Employed physicians: Managing poor performance
The following is an excerpt from The Medical Staff’s Guide to Employed Physicians, © HCPro, 2016.
All practitioners—employed or not—are to be held to the same minimally defined medical staff standards for clinical care, professionalism, documentation, on-call responsibilities, and so forth. One of your responsibilities as a medical staff leader is to ensure that the expectations are adequate and that they are being met. If the health system employer chooses to have a higher standard, that is not the concern of the medical staff.
Another challenge as a medical staff leader is to help define, know, and support who will be responsible for managing nonconformance with expectations. Medical staff leaders need to understand that the process followed for nonconformance by employed physicians often will be very different than that outlined in medical staff documents. As seen previously, this understanding cannot be left to chance or a handshake.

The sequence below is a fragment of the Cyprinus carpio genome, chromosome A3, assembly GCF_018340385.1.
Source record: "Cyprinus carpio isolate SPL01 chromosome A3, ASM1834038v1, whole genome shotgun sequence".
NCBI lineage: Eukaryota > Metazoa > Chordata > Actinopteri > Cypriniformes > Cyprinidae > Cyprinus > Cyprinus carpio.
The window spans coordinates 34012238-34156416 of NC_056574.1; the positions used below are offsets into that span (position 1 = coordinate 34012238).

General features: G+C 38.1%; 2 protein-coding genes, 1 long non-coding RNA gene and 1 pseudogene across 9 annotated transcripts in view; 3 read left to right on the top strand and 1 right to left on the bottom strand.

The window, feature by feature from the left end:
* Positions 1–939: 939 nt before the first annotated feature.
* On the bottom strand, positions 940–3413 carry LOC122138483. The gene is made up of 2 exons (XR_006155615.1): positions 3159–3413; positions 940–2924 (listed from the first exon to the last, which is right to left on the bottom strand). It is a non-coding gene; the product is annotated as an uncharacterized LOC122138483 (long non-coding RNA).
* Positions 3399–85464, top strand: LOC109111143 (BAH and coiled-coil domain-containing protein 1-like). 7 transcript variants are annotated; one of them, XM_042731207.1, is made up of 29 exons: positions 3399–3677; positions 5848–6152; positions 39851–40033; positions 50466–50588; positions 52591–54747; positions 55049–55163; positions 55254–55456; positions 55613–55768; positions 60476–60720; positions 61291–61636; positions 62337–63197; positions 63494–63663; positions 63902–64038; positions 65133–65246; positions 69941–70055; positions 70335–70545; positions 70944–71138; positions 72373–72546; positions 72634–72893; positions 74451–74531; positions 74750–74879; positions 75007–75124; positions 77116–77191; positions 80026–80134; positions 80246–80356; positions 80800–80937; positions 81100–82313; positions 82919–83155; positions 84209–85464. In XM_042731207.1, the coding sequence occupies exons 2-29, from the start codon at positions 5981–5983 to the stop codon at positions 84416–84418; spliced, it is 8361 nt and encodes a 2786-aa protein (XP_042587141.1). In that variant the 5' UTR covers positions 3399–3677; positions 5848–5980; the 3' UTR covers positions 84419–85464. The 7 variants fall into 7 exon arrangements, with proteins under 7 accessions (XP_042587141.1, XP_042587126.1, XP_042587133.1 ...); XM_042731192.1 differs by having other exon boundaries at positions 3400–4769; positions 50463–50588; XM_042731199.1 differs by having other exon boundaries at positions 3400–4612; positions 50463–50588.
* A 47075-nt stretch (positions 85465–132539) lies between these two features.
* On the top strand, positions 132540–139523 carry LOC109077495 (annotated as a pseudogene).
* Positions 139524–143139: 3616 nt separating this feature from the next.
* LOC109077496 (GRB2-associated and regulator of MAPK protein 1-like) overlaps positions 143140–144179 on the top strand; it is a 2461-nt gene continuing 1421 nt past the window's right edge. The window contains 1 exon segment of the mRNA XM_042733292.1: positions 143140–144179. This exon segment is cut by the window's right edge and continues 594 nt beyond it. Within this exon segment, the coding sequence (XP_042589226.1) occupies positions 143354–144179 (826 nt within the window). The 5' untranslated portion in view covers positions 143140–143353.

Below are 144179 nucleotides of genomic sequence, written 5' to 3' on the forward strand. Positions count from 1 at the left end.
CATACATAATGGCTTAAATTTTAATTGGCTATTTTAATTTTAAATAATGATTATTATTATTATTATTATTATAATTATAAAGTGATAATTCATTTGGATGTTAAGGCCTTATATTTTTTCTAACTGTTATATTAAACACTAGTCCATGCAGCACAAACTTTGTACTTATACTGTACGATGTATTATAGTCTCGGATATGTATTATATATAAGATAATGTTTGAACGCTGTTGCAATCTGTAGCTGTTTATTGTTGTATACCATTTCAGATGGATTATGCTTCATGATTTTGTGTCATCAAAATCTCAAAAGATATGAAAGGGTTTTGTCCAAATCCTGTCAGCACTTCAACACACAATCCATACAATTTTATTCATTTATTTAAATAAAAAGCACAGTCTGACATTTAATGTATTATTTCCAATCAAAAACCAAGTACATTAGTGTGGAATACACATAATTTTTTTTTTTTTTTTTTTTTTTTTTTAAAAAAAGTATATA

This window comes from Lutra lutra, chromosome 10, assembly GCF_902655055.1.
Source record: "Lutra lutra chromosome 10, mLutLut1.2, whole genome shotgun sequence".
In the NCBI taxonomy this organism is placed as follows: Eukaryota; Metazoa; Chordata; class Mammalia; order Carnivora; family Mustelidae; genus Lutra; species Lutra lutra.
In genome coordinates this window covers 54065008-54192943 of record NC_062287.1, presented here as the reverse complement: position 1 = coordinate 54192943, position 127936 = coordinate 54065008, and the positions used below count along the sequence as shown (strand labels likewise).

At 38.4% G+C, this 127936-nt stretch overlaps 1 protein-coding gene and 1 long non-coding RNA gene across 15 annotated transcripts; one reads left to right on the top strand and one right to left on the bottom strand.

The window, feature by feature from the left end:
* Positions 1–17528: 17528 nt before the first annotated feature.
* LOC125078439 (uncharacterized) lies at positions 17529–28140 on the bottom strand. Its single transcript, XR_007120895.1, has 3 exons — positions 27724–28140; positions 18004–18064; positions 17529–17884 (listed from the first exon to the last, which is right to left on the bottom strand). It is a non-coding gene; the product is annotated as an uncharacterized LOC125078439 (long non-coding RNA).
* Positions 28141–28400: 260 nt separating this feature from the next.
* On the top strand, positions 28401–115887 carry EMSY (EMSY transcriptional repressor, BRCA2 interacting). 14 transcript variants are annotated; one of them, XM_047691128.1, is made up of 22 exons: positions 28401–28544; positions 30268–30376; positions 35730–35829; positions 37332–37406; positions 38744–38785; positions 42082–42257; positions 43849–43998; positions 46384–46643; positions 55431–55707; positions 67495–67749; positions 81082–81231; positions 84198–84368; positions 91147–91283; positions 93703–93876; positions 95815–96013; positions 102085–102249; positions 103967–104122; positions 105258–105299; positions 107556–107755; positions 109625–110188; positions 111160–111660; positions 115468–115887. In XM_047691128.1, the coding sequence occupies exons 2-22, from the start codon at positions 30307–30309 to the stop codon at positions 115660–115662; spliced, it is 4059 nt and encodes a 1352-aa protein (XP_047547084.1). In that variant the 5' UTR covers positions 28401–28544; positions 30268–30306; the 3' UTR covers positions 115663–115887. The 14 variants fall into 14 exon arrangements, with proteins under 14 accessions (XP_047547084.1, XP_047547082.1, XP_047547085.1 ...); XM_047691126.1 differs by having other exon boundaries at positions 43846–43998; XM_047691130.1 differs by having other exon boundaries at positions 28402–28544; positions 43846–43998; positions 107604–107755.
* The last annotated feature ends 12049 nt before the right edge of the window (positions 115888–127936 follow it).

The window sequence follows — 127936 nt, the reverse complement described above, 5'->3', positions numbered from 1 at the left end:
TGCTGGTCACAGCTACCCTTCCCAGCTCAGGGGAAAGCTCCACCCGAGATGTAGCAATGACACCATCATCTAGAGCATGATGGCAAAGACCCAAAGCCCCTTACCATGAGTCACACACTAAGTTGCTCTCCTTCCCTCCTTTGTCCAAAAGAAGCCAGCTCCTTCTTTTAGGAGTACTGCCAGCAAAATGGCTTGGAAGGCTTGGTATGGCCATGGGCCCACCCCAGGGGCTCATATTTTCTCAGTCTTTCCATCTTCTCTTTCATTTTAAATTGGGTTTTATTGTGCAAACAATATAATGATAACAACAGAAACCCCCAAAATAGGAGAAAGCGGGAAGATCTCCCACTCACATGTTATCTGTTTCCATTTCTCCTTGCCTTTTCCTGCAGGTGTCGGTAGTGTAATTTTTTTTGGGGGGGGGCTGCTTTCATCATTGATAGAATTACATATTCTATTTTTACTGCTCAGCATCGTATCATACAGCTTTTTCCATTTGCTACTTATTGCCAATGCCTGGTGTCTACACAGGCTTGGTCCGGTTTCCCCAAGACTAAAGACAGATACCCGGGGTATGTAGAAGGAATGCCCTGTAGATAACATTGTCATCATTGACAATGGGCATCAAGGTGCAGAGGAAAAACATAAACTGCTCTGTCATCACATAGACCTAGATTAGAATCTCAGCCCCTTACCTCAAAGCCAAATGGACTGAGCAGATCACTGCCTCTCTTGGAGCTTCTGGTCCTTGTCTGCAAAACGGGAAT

As a medical staff leader, the best practice is to review and attest that a clear delineation of responsibilities is present in an existing policy that defines how common challenges will be addressed. If this has not occurred, or if existing documents need to be augmented, work with health system leadership to accomplish these tasks. If your organization has a chief medical officer (CMO), he or she may serve as the communication bridge between the medical staff and the health system. The CMO will likely have a good understanding of how your organization is actually structured and will bring the appropriate parties to the table to collaborate on proactive solutions. Using the Stephen Covey principle of “Begin with the end in mind,” envision an outcome that will be a clearly delineated policy on addressing poor performance. This policy will be primarily concerned with “who does what.” The actual “how it will be done” is generally documented elsewhere: In a medical staff process, the answers might be found in the medical staff bylaws or in associated documents, while in a health system process, they might be found in the employment agreement itself or in associated organizational policies.